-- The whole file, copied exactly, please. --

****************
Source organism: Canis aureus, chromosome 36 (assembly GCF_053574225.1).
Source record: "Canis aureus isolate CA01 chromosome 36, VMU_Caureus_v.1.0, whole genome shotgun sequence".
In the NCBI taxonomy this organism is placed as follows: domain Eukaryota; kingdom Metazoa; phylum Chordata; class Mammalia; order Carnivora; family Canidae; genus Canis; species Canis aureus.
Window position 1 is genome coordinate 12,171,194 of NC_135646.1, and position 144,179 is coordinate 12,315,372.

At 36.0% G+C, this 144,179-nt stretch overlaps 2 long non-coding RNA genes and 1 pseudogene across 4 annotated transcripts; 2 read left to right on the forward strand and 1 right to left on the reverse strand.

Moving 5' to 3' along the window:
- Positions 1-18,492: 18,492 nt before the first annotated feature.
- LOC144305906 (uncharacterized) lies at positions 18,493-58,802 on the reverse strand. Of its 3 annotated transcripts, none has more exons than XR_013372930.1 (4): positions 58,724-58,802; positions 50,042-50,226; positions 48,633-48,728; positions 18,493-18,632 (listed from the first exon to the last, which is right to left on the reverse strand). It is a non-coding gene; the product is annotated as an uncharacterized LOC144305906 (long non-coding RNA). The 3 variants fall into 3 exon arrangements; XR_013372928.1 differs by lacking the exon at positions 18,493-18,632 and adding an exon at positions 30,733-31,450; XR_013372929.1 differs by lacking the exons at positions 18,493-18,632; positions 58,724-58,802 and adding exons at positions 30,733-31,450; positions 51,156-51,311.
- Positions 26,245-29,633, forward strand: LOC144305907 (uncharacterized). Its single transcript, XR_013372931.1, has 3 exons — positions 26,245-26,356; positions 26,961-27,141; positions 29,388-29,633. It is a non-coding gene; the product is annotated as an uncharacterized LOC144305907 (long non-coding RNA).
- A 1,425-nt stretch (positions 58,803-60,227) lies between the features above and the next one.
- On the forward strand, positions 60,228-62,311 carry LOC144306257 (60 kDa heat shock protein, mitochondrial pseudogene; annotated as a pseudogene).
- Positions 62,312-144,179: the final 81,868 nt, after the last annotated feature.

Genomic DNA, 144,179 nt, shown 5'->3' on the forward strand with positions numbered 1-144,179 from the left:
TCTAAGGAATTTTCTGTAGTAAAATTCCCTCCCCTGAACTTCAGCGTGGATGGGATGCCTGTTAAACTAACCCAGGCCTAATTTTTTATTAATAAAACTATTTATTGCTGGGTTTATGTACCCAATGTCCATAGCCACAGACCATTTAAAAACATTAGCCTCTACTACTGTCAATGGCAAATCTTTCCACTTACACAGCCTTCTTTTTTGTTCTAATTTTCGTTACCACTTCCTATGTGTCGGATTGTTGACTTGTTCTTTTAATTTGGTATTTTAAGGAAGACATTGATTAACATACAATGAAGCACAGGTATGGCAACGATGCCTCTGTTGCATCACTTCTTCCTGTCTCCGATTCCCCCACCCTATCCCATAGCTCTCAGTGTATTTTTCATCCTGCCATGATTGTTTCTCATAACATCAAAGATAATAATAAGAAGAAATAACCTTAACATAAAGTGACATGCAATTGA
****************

Source organism: Canis aureus, chromosome 36 (assembly GCF_053574225.1).
Source record: "Canis aureus isolate CA01 chromosome 36, VMU_Caureus_v.1.0, whole genome shotgun sequence".
In the NCBI taxonomy this organism is placed as follows: domain Eukaryota; kingdom Metazoa; phylum Chordata; class Mammalia; order Carnivora; family Canidae; genus Canis; species Canis aureus.
Window position 1 is genome coordinate 12,171,194 of NC_135646.1, and position 144,179 is coordinate 12,315,372.

At 36.0% G+C, this 144,179-nt stretch overlaps 2 long non-coding RNA genes and 1 pseudogene across 4 annotated transcripts; 2 read left to right on the forward strand and 1 right to left on the reverse strand.

Moving 5' to 3' along the window:
- Positions 1-18,492: 18,492 nt before the first annotated feature.
- LOC144305906 (uncharacterized) lies at positions 18,493-58,802 on the reverse strand. Of its 3 annotated transcripts, none has more exons than XR_013372930.1 (4): positions 58,724-58,802; positions 50,042-50,226; positions 48,633-48,728; positions 18,493-18,632 (listed from the first exon to the last, which is right to left on the reverse strand). It is a non-coding gene; the product is annotated as an uncharacterized LOC144305906 (long non-coding RNA). The 3 variants fall into 3 exon arrangements; XR_013372928.1 differs by lacking the exon at positions 18,493-18,632 and adding an exon at positions 30,733-31,450; XR_013372929.1 differs by lacking the exons at positions 18,493-18,632; positions 58,724-58,802 and adding exons at positions 30,733-31,450; positions 51,156-51,311.
- Positions 26,245-29,633, forward strand: LOC144305907 (uncharacterized). Its single transcript, XR_013372931.1, has 3 exons — positions 26,245-26,356; positions 26,961-27,141; positions 29,388-29,633. It is a non-coding gene; the product is annotated as an uncharacterized LOC144305907 (long non-coding RNA).
- A 1,425-nt stretch (positions 58,803-60,227) lies between the features above and the next one.
- On the forward strand, positions 60,228-62,311 carry LOC144306257 (60 kDa heat shock protein, mitochondrial pseudogene; annotated as a pseudogene).
- Positions 62,312-144,179: the final 81,868 nt, after the last annotated feature.

Genomic DNA, 144,179 nt, shown 5'->3' on the forward strand with positions numbered 1-144,179 from the left:
TCTAAGGAATTTTCTGTAGTAAAATTCCCTCCCCTGAACTTCAGCGTGGATGGGATGCCTGTTAAACTAACCCAGGCCTAATTTTTTATTAATAAAACTATTTATTGCTGGGTTTATGTACCCAATGTCCATAGCCACAGACCATTTAAAAACATTAGCCTCTACTACTGTCAATGGCAAATCTTTCCACTTACACAGCCTTCTTTTTTGTTCTAATTTTCGTTACCACTTCCTATGTGTCGGATTGTTGACTTGTTCTTTTAATTTGGTATTTTAAGGAAGACATTGATTAACATACAATGAAGCACAGGTATGGCAACGATGCCTCTGTTGCATCACTTCTTCCTGTCTCCGATTCCCCCACCCTATCCCATAGCTCTCAGTGTATTTTTCATCCTGCCATGATTGTTTCTCATAACATCAAAGATAATAATAAGAAGAAATAACCTTAACATAAAGTGACATGCAATTGA